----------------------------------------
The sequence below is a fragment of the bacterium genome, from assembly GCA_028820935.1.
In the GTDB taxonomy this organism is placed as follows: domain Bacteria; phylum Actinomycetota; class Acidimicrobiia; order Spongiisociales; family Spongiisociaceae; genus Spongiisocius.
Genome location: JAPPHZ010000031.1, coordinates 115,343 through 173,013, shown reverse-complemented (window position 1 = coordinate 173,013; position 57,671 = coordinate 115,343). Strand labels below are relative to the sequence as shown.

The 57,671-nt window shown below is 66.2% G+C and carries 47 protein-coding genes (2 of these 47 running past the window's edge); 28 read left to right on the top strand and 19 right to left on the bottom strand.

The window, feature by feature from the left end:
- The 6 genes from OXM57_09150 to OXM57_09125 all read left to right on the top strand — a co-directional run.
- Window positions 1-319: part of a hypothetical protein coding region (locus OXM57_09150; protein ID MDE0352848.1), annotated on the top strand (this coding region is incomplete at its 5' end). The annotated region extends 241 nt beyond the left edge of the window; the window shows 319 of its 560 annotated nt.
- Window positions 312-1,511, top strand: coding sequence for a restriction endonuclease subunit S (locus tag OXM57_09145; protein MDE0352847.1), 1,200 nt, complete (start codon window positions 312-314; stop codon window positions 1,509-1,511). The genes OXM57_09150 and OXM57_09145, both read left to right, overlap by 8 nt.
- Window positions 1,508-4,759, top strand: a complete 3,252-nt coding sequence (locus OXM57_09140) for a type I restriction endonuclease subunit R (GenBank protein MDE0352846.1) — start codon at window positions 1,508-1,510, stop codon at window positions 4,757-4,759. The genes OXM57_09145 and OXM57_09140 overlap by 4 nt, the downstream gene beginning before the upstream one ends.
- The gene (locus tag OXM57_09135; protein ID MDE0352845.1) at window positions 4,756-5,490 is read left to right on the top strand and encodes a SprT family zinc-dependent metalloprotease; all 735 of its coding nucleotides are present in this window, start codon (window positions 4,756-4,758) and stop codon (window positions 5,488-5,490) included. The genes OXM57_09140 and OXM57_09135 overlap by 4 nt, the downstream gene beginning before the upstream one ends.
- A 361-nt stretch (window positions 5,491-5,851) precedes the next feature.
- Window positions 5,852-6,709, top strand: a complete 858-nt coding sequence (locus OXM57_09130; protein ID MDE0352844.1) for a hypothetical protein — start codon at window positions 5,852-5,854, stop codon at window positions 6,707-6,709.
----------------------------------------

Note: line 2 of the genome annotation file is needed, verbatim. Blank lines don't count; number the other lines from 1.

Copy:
In the GTDB taxonomy this organism is placed as follows: domain Bacteria; phylum Actinomycetota; class Acidimicrobiia; order Spongiisociales; family Spongiisociaceae; genus Spongiisocius.